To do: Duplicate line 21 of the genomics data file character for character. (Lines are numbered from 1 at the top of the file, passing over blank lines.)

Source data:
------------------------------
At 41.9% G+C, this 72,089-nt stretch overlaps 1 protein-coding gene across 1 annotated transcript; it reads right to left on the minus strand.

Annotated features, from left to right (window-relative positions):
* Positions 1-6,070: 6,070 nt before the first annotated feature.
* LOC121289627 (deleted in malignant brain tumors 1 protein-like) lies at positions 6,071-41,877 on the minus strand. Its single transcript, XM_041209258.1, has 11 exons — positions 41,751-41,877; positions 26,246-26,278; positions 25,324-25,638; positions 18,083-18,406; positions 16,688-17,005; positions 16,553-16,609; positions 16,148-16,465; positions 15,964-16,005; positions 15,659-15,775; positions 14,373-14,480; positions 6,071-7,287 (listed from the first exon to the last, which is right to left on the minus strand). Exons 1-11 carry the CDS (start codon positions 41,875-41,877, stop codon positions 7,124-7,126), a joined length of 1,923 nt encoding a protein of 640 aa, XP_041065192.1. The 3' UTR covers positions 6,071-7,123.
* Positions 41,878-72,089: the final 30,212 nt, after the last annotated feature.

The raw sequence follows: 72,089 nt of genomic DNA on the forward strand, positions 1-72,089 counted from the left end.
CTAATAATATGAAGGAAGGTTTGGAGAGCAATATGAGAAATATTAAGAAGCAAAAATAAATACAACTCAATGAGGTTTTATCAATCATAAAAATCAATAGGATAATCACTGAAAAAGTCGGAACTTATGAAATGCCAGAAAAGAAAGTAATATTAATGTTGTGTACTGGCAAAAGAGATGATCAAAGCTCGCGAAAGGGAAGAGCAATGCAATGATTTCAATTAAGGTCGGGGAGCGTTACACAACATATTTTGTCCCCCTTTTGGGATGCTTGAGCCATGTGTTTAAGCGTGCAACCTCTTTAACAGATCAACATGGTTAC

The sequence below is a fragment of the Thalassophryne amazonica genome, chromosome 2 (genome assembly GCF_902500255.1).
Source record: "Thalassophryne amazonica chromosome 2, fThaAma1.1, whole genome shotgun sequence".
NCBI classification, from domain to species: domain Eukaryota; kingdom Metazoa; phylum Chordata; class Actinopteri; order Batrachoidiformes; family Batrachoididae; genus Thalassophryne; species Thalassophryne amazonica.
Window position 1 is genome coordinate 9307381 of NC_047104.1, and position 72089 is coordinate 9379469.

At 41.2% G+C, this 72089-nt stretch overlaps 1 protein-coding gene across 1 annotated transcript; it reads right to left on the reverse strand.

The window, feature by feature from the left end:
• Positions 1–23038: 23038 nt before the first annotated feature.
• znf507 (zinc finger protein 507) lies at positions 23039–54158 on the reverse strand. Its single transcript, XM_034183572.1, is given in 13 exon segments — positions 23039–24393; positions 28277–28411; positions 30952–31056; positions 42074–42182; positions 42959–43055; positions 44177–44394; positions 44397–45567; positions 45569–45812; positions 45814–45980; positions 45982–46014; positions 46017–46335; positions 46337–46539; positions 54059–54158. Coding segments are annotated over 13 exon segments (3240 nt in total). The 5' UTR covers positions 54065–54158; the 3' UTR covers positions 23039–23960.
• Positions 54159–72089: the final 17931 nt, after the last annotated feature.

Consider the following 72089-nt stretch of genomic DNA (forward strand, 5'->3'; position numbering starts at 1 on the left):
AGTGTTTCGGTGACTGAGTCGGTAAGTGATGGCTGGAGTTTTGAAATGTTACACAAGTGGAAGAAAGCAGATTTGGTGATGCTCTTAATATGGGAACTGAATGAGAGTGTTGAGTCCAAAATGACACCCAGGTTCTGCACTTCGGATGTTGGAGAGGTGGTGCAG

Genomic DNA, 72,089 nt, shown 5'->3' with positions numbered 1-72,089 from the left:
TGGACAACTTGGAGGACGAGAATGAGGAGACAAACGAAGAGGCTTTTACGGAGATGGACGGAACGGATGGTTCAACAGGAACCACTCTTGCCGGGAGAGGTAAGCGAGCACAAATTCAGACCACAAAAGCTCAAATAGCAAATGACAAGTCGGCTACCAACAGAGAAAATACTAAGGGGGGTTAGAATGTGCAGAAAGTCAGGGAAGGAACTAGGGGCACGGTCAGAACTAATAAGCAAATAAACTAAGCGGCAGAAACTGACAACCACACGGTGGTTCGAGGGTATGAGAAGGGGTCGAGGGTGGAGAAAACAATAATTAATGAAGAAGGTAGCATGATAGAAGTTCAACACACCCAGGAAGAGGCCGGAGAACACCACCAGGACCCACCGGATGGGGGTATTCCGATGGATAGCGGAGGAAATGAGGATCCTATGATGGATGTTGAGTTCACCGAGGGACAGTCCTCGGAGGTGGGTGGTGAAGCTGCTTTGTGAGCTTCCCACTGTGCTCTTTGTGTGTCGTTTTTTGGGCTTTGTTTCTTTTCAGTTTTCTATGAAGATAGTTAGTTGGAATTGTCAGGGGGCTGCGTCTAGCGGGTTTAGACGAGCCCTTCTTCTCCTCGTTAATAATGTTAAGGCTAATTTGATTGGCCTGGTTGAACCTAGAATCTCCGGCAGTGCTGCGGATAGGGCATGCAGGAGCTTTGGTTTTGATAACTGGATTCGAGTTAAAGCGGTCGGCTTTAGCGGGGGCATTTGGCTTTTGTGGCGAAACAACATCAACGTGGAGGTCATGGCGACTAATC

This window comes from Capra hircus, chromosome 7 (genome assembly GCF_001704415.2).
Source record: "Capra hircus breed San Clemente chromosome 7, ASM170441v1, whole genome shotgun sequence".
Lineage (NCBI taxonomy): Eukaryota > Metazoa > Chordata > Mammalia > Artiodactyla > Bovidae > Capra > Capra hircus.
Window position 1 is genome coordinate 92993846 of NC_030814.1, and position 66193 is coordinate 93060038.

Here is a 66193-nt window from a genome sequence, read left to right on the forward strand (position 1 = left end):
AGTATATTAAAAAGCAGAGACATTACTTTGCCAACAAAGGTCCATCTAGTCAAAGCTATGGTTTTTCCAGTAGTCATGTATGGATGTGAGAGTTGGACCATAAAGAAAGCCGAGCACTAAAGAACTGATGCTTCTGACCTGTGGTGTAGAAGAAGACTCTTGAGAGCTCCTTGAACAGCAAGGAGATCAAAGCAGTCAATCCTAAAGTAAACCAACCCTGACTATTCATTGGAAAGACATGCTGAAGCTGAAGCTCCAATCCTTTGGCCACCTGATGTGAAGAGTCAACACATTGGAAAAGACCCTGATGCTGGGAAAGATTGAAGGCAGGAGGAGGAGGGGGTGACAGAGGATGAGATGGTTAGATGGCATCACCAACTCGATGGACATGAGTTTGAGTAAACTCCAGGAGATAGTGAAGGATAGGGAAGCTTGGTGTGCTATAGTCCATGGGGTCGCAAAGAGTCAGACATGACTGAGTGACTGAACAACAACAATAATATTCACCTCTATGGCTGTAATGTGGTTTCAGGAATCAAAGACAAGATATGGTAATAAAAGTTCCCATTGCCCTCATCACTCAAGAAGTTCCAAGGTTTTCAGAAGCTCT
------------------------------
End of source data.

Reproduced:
This window comes from Capra hircus, chromosome 7 (genome assembly GCF_001704415.2).